Wednesday, November 27, 2013


In his condemnation of capitalism, the Pontiff attacks everything that is held sacred by Americans

In an 84-page document, known as an Apostolic Exhortation, Pope Francis condemned unfettered capitalism, economic inequality and idolatry of money. The Pontiff called for redistribution of wealth and guaranteeing citizens health care.

Holy Moly, what this world isn’t coming to. It looks as though the Cardinals elected some kind of a Communist to head the Catholic Church. Calling for redistribution of wealth comes right out of Karl Marx’s ‘Das Kapital.’ Health care for all citizens … you can't get any more Obmaesque than that.

Unfettered capitalism is what made America great. Doesn’t ‘Ole Francis realize that ‘idolatry of money’ is the American way. The Pope is being downright un-American with his condemnation of capitalism and the worship of money. Instead of Pope Francis, what we have here is Pope Marx.

Please note: Before any of you get your poopies in an uproar, be assured that although the Pontiff does condemn capitalism, income inequality, worship of money, etc., I truly believe the Cardinals made a very wise choice when they selected Francis as Pope. Francis is a Pope of and for the people. I predict he will turn out to be the greatest Pope ever.

By Naomi O’Leary

Thomson Reuters
November 26, 2013

Pope Francis called for renewal of the Roman Catholic Church and attacked unfettered capitalism as "a new tyranny," urging global leaders to fight poverty and growing inequality in the first major work he has authored alone as pontiff.

The 84-page document, known as an apostolic exhortation, amounted to an official platform for his papacy, building on views he has aired in sermons and remarks since he became the first non-European pontiff in 1,300 years in March.

In it, Francis went further than previous comments criticizing the global economic system, attacking the "idolatry of money" and beseeching politicians to guarantee all citizens "dignified work, education and healthcare."

He also called on rich people to share their wealth. "Just as the commandment 'Thou shalt not kill' sets a clear limit in order to safeguard the value of human life, today we also have to say 'thou shalt not' to an economy of exclusion and inequality. Such an economy kills," Francis wrote in the document issued on Tuesday.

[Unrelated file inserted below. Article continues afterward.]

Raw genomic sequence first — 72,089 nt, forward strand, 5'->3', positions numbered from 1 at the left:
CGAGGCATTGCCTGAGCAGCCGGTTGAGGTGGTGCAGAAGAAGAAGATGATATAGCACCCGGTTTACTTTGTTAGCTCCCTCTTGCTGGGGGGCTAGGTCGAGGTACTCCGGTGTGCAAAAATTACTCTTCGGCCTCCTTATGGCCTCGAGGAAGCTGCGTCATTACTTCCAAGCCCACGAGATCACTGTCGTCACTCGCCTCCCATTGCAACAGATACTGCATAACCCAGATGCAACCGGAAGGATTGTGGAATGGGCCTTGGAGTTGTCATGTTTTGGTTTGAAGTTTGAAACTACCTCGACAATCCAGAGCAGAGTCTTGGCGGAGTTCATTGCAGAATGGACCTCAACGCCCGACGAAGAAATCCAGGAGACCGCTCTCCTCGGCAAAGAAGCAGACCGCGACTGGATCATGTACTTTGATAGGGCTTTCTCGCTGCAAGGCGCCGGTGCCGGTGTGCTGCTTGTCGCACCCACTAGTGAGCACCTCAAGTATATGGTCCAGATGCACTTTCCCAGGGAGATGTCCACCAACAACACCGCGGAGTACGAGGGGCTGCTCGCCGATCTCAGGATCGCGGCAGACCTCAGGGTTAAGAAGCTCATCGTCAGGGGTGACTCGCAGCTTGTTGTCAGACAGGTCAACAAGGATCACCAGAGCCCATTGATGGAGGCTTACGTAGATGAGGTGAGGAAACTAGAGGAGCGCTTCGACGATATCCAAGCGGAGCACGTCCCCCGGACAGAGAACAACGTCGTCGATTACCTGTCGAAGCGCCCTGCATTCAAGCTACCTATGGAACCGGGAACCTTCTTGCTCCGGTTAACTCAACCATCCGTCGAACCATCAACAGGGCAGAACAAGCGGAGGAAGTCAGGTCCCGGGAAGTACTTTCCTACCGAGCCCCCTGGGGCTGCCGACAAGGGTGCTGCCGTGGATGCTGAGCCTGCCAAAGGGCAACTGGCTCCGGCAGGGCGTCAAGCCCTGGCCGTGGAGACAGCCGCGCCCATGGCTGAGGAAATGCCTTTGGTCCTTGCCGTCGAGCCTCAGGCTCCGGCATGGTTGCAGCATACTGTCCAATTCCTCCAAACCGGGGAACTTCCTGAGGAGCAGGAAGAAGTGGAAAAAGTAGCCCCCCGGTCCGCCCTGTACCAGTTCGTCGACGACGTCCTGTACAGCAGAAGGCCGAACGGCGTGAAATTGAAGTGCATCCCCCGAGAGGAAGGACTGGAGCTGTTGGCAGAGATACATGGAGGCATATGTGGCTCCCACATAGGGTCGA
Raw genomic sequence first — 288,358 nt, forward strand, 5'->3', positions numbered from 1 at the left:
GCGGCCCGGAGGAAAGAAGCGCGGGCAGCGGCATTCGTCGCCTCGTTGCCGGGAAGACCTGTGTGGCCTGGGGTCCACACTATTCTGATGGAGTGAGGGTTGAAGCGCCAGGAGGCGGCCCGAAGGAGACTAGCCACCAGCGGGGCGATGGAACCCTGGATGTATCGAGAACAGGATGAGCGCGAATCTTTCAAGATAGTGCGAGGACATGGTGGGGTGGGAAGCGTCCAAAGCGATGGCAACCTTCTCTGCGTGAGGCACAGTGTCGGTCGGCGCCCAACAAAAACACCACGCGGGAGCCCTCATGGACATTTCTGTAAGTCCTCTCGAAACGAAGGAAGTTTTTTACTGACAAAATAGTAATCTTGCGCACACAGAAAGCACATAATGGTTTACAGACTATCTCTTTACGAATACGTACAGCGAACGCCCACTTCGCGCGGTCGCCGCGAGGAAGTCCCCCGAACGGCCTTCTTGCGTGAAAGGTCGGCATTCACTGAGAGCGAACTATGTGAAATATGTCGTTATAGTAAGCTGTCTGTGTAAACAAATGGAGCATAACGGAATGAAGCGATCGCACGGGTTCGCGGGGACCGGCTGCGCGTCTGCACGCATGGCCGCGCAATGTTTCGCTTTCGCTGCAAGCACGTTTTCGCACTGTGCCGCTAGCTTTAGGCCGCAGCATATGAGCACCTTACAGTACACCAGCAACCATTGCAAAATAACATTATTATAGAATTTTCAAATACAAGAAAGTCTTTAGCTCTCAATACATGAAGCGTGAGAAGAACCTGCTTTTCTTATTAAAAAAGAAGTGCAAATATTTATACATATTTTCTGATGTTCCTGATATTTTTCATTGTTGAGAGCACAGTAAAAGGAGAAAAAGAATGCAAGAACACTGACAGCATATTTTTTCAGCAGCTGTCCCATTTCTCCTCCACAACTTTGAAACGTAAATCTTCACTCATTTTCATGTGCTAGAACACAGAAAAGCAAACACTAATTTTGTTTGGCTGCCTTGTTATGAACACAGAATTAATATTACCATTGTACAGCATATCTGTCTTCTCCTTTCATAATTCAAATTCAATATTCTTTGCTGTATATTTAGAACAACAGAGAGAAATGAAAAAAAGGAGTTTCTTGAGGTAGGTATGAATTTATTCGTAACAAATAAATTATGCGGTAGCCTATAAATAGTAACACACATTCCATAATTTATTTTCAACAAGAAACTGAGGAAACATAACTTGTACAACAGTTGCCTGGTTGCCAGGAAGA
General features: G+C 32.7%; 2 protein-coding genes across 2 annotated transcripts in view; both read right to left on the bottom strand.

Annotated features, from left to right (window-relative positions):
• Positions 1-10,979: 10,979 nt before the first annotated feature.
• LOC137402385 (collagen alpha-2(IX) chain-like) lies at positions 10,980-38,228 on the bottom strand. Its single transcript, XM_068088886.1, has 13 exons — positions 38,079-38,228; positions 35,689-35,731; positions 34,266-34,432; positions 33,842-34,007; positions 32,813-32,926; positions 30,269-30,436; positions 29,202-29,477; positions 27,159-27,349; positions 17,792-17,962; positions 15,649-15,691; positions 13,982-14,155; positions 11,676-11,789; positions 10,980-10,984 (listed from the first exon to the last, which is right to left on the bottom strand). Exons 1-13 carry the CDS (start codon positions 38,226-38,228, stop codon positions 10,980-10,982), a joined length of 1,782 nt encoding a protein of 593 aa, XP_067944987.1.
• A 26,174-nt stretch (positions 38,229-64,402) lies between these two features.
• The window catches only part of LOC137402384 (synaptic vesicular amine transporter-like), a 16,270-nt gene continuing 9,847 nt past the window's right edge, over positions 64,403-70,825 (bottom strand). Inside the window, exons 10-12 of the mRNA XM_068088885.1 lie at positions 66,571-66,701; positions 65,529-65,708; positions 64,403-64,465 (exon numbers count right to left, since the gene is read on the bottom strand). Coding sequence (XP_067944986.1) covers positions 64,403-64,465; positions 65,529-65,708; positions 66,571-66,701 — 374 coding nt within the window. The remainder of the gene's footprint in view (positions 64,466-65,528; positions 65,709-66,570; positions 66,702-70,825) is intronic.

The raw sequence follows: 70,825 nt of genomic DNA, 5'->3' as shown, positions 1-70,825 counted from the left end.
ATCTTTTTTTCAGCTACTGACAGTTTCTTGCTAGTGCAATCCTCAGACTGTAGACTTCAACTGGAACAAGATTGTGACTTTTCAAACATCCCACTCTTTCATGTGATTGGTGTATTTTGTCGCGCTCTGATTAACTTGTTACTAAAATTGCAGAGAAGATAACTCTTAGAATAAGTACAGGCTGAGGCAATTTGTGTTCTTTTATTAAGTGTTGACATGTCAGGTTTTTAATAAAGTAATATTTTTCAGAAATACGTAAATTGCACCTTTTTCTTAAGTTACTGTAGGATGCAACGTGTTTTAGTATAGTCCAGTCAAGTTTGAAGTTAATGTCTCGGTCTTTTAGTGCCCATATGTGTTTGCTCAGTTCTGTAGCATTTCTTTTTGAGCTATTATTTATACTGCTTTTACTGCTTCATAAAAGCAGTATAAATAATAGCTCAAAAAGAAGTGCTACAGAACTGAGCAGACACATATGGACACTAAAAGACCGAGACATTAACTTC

"How can it be that it is not a news item when an elderly homeless person dies of exposure, but it is news when the stock market loses 2 points?"

Economic inequality is one of the issues Francis is most concerned about, and the 76-year-old pontiff calls for an overhaul of the financial system and warns that unequal distribution of wealth inevitably leads to violence.

"As long as the problems of the poor are not radically resolved by rejecting the absolute autonomy of markets and financial speculation and by attacking the structural causes of inequality, no solution will be found for the world's problems or, for that matter, to any problems," he wrote.

Denying this was simple populism, he called for action "beyond a simple welfare mentality" and added: "I beg the Lord to grant us more politicians who are genuinely disturbed by the state of society, the people, the lives of the poor."

Since his election, Francis has set an example for austerity in the Church, living in a Vatican guesthouse rather than the ornate Apostolic Palace, travelling in a Ford Focus, and last month suspending a bishop who spent millions of euros on his luxurious residence.

He chose to be called "Francis" after the medieval Italian saint of the same name famed for choosing a life of poverty.

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